Rules Blog - US PGA
Shona McRae, Manager – Rules of Golf
The US PGA is billed as “glory’s last shot” and what a shot it was for the eventual winner Keegan Bradley who won the season’s final major at the Atlanta Athletic Club. I was fortunate enough to witness his winning putt after the three-hole play-off from the side of the 18th green. As a guest Rules official, we had a prime spot to watch the action unfold, but this was only after completing our own refereeing duties.
The PGA of America invites Rules officials from across the world to join the PGA of America Rules Committee to make up an international team of referees for this major championship. Each official is assigned to an individual hole each day and is responsible for delivering any rulings that may be required.
For my part, I was allocated the 6th hole for Thursday and Saturday and the 10th hole for Friday and Sunday, so I made sure to pay particular attention to these two holes when reviewing the course in advance.
The 6th hole is a relatively short Par 4 at 425 yards and has a water hazard guarding the front left of the green. In addition, the water hazard on the 7th hole can come into play for any tee shot hit left from the 6th tee. The hazard on the 7th hole was marked as a water hazard with yellow line and stakes however, the Local Rules clarified that for the play of the 6th hole, this hazard would be treated as a lateral water hazard, ensuring the players had all the options for relief under Rule 26.
As it was, two players managed to hit their tee shot into the hazard on the 7th while playing the 6th on Thursday. One of those was Anthony Kim who requested a ruling. I explained his options for relief and he dropped the ball under Rule 26-1c, two club-lengths from the point of entry. He then hit a flier from the rough which bounced on the cart path behind the 6th green and jumped into the fir trees some distance behind the green.
He was fortunate enough to find his ball in the trees but it was certainly not possible to make a stroke at it in that position. Kim decided to declare the ball unplayable and chose to take relief under Rule 28b. This meant he had to keep the point where the ball lay in the trees in line with the flagstick and drop the ball back onto an asphalt area where many television trucks and vehicles were parked.
Although he would have been entitled to relief from this area, he decided that it was a more attractive option to play it from this artificially-surfaced spot, as the nearest point of relief would have made his next stroke much more difficult due to the trees. Once the area was cleared of spectators, he dropped the ball and played an amazing recovery shot over the 20 foot high trees towards the green but was unlucky to find the greenside bunker. He eventually finished with a costly 7.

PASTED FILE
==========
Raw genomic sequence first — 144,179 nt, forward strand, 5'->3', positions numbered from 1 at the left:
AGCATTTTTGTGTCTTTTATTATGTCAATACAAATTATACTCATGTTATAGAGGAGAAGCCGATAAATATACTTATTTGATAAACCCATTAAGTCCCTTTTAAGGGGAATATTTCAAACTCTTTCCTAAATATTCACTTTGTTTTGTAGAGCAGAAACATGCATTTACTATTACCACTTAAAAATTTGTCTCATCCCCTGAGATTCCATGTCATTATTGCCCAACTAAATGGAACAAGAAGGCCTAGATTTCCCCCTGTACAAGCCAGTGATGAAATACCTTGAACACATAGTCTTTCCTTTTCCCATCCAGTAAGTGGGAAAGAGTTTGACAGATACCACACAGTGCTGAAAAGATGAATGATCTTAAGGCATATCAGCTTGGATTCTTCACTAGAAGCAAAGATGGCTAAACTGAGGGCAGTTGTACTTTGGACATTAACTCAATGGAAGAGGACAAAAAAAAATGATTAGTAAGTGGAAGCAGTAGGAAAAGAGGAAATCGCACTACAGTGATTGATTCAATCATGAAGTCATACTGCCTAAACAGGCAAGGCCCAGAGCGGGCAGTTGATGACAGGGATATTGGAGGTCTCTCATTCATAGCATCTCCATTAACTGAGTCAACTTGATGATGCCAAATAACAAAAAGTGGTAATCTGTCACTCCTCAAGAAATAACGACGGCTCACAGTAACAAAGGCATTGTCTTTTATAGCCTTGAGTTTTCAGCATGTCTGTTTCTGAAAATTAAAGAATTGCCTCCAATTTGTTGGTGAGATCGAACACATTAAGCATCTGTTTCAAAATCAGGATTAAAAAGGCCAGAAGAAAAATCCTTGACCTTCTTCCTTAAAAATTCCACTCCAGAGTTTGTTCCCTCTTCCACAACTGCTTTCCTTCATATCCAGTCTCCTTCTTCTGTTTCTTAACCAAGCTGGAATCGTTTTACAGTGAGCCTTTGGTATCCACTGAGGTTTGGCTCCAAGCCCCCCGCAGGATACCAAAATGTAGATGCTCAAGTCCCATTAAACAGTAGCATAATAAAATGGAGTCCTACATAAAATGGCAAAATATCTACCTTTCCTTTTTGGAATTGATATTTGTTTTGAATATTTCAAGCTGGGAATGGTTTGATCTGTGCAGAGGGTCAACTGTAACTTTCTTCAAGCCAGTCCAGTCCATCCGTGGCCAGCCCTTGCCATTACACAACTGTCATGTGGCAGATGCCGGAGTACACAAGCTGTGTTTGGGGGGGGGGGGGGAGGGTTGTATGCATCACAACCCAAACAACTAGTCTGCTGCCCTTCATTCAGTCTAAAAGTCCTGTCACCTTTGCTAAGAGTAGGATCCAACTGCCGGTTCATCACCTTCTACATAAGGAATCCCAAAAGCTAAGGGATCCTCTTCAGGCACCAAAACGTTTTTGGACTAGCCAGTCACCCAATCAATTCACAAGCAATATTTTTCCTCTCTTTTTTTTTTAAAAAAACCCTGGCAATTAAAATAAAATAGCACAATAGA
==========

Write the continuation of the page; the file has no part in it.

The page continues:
On the Friday, I moved to the 10th hole, another relatively short Par 4 at 442 yards. The hole has a small undulating green which if missed on the left, could have spelt trouble due to the steep bank that would take a ball down to the foot of the bank where a lateral water hazard, an artificially-surfaced path and a boundary fence was located. However, the only ruling I had that day involved a ball on a movable obstruction.
American club professional, Stuart Small had hit his tee shot right of the fairway and it found a nice resting place in the back of one of the television golf carts! Although Rule 24-1b does not require the player to mark the position of the ball, I advised Small to place a tee under the cart on the ground approximately below where the ball lay. This meant that when the cart was removed, he had a reference point at which to drop the ball.
To complicate matters, the cart was parked on a cart path, therefore, I advised him that he would have to drop the ball first on the cart path and then if he wished, take relief from the path. He could not “jump” a step and just take relief from the cart and the path in one go. After completing his drop under Rule 24-1b, he then chose to take relief from the cart path (an immovable obstruction) under Rule 24-2.
I gave several rulings involving that same cart path on the 10th hole on both Friday and Sunday but I am pleased to say no one hit a ball down the steep bank on the left-hand side which could have proved to be a rulings challenge!
One of the main difficulties of the week for all the Rules officials was finding the right location in which to position yourself on the hole to watch the play. With temperatures in the region of 32°C and high humidity, finding shade was essential. As we were out on our assigned holes from the very first tee time to the very last, refereeing involves spending many hours on the course concentrating on play, so keeping cool, calm and collected in case of a ruling was essential.
Despite the heat, refereeing at a major championship is an unforgettable experience and the 2011 PGA Championship is one I will certainly remember for a long time. Held over a fantastic golf course, it produced an exciting finish for the season’s final major, and an inspirational champion in Keegan Bradley.